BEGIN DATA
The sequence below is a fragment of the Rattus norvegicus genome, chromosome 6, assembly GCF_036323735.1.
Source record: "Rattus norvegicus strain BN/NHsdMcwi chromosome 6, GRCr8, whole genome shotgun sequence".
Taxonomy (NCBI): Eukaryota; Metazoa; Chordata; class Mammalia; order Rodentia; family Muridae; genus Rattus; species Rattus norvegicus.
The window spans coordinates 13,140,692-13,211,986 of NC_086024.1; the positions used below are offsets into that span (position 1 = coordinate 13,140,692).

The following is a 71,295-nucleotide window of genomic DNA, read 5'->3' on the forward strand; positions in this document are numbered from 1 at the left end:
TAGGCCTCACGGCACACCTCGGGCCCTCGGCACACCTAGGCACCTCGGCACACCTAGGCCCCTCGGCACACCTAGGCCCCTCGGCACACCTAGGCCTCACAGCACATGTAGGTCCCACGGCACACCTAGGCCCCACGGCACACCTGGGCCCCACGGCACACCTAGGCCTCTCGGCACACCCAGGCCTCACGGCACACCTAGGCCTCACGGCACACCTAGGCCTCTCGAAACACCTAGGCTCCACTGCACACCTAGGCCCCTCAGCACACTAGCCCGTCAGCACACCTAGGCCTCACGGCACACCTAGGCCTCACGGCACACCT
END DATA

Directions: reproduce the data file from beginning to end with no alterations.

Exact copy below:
The sequence below is a fragment of the Rattus norvegicus genome, chromosome 6, assembly GCF_036323735.1.
Source record: "Rattus norvegicus strain BN/NHsdMcwi chromosome 6, GRCr8, whole genome shotgun sequence".
Taxonomy (NCBI): Eukaryota; Metazoa; Chordata; class Mammalia; order Rodentia; family Muridae; genus Rattus; species Rattus norvegicus.
The window spans coordinates 13,140,692-13,211,986 of NC_086024.1; the positions used below are offsets into that span (position 1 = coordinate 13,140,692).

The following is a 71,295-nucleotide window of genomic DNA, read 5'->3' on the forward strand; positions in this document are numbered from 1 at the left end:
TAGGCCTCACGGCACACCTCGGGCCCTCGGCACACCTAGGCACCTCGGCACACCTAGGCCCCTCGGCACACCTAGGCCCCTCGGCACACCTAGGCCTCACAGCACATGTAGGTCCCACGGCACACCTAGGCCCCACGGCACACCTGGGCCCCACGGCACACCTAGGCCTCTCGGCACACCCAGGCCTCACGGCACACCTAGGCCTCACGGCACACCTAGGCCTCTCGAAACACCTAGGCTCCACTGCACACCTAGGCCCCTCAGCACACTAGCCCGTCAGCACACCTAGGCCTCACGGCACACCTAGGCCTCACGGCACACCT